Experience has taught one of the world's most successful businessmen, Donald Trump, that "you're generally better off sticking with what you know". But some people just can't help pushing the envelope, among them the current seam of fashion designers crossing over into homeware.
There are no guarantees, even for a name consistently on catwalk trend, that those who wear the frock will also want to sit on its sofa. But enough have done it well, since Ralph Lauren pioneered the concept in the early 1980s.
Christian Lacroix is the latest. He of the iconic international haute couture launched his first eponymous fabrics and accessories in spring 2011 - the same year Diane Von Furstenberg launched a home collection of tableware, bedding, and rugs, and Hermès La Maison debuted at the Milan Furniture Fair. Displaying his trademark flamboyance, the Lacroix collection of extravagant prints, luxurious velvets and satins were soon followed by wallpapers, rugs and now, equally eye-catchingly, a furniture collection for Sicis, the Italian mosaic tile company.
Ed Ng, co-founder of interior design firm AB Concept, sees this transition as a growing trend. "It's a great business opportunity - when one has created a certain language or aesthetic [in fashion], why not add an extra skin for the home? It is a very natural development," he said.
John McLennan, managing director of Indigo Living, agrees that some fashion designers view interiors as a natural extension of their brand. "In some cases it works well and in others it can be a disaster," he said. "For a fashion designer to make it in the interiors market they have to start with a very strong brand such as Ralph Lauren or Armani [both with their own successful furniture and retail brands]. Without this it is a struggle in a crowded market."
McLennan added: "If the fashion brand has a large following and crosses a wide range of garments from casual to formal and everything in between so that people are already 'living' that brand, then the extension into the home is much easier. Ralph Lauren was a genius at this with his first ad campaigns set up as lifestyle shots - furniture and accessories were added to his [fashion] photo shoots right from the start."
Ng cites Hermès as another important player doing a good job with interiors. With this brand, says Ng, the key is quality. "Hermès is able to transfer the quality that people aspire to and expect with the brand into their home." The name also stands for prestige. Ng chose Hermès furniture for a Mid-Levels show flat where "money was not an issue", but the hunt for quality was. He's also used Ralph Lauren in projects where the mood called for sophistication.
A name by itself won't cut it, Ng says. "I keep telling my team that we are open to using fashion brands, but only if the design, scale, and colour is right, and it has the tag of quality."
Most designers who have successfully transitioned continue to straddle both genres. Apart from those above, names such as Fendi, Missoni, Donna Karan, Vera Wang and Kate Spade have all managed, in varying degrees of size and scope, to morph their home and fashion collections into one luxury lifestyle business. They're primarily still fashion designers, with a penchant for beautiful homes. It's nice to think that, apart from spying a commercial opportunity, the leading lights of the catwalks want to invite us into their inner sanctum, launching homeware collections as a way of sharing their vision of a comfortable and sophisticated living space - as Giorgio Armani reportedly did.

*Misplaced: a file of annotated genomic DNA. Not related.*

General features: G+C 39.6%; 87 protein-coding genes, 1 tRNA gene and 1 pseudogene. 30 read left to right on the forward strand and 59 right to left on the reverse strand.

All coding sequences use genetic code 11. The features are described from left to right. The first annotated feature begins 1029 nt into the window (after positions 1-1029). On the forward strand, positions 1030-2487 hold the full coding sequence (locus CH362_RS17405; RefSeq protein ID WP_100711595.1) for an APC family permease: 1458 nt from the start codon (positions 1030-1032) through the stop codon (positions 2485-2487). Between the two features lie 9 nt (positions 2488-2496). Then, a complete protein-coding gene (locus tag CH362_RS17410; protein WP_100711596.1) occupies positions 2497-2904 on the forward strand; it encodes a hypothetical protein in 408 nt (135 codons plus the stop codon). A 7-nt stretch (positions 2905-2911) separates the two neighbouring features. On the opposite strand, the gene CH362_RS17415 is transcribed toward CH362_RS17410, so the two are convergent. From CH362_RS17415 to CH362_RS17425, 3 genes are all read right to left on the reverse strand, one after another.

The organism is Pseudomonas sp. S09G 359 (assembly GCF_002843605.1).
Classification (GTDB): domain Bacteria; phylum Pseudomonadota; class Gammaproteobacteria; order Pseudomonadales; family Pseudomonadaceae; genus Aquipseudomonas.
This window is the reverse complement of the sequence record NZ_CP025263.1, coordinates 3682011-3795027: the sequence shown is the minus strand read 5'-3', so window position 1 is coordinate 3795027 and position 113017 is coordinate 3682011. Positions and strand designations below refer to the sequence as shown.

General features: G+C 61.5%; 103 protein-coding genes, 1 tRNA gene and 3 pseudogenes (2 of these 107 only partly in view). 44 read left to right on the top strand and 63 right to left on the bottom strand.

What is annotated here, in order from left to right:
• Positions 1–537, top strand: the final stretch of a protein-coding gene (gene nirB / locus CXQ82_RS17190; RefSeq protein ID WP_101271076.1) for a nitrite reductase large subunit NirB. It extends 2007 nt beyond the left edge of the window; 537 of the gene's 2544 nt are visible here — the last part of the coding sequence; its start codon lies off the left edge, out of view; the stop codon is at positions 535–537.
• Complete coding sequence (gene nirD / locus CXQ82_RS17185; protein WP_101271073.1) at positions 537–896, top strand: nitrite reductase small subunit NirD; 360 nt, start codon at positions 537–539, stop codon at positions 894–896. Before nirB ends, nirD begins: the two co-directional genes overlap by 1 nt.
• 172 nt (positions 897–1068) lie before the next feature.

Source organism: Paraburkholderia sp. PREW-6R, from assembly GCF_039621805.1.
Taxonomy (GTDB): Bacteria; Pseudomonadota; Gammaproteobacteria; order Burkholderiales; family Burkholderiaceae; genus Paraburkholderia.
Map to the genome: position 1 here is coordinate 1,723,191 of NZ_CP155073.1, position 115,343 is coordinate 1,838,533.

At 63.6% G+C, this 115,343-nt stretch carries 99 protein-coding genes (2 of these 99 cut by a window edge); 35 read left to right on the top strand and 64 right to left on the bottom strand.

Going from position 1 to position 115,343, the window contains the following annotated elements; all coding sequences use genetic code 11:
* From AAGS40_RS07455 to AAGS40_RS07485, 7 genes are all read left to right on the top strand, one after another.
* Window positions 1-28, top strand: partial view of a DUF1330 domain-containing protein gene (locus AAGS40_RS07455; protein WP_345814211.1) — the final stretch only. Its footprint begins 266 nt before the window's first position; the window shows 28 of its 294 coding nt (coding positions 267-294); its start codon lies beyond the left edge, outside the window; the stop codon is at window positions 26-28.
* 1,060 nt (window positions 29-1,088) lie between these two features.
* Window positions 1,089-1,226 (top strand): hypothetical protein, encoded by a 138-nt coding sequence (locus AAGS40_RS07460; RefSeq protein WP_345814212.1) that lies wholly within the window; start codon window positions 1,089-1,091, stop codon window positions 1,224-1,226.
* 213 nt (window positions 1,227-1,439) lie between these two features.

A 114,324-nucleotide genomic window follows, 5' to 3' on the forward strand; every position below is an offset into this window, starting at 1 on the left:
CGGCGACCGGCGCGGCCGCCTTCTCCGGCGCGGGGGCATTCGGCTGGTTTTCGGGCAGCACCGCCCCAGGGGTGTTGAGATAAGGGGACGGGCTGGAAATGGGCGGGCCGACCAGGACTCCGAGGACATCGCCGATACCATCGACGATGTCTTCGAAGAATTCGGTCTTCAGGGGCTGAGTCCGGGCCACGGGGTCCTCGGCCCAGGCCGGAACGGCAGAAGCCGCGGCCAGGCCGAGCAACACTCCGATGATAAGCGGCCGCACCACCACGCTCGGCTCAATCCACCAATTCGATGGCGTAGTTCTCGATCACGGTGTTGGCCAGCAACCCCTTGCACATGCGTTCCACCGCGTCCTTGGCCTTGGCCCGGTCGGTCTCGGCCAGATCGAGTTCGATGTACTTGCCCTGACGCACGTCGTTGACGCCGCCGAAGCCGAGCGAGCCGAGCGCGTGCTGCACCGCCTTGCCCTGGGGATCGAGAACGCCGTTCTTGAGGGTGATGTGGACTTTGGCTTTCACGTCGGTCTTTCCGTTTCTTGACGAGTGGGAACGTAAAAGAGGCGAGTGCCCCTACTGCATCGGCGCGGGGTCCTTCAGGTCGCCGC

The back story with Lacroix is that the designer had left the fashion house that still bears his name, declaring at the time (December 2009) that "I'm very good at moving on." It seems so: at this year's Maison & Objet in Paris, Europe's largest design exhibition, his butterfly wallpaper for the Designer's Guild was hailed as being spot-on the animal print trend of 2013.
Apparently the notion of designing furniture had been on his mind since childhood. Indeed, Lacroix now says his foray into fashion "was almost an accident" - he'd wanted to be a stage designer. The meeting of minds with Sicis - their "imagination, open-mindedness and 'sky is the limit' attitude" - and Lacroix's inherent confidence that "everything [in design] can be mixed up", proved irresistible.
He explained: "I like to be thrown out of my life when I go see a movie. An interior gives me the same feeling of being a spectator."
Furniture and interiors now account for 50 per cent of the designer's time; the rest is spent creating costumes for opera.
"What drew me to the world of interiors is the attraction I have always had to interiors books and magazines. They display something I much prefer than boring fashion magazines and decorating expresses something deeper," Lacroix said.
Still, like Donna Karan, who views her branded homeware as "part of my life", Lacroix sees synergies. "For example, the furniture I have designed for Sicis and my couture lines have in common an expression of trends, more singular, individual and daring, mixing not only patterns and colours but also period and modern styles, past and present, East and West."
Nonetheless, the designer concedes that this furniture demonstrates his "practical and grounded" side. "Comfort was a key consideration," he said.
"I tried to find contemporary shapes, designing them to be comfortable and pure in line, including curves, details and contours, and drawing inspiration from a catalogue of timeless styles," Lacroix said.
Ng concedes that getting it right can be a challenge. "The brand has to have a strong DNA. Armani has it. Ralph Lauren has it. Even Versace has it. You may like it or not, but there has to be a strong personality before a fashion brand can cross over into homeware."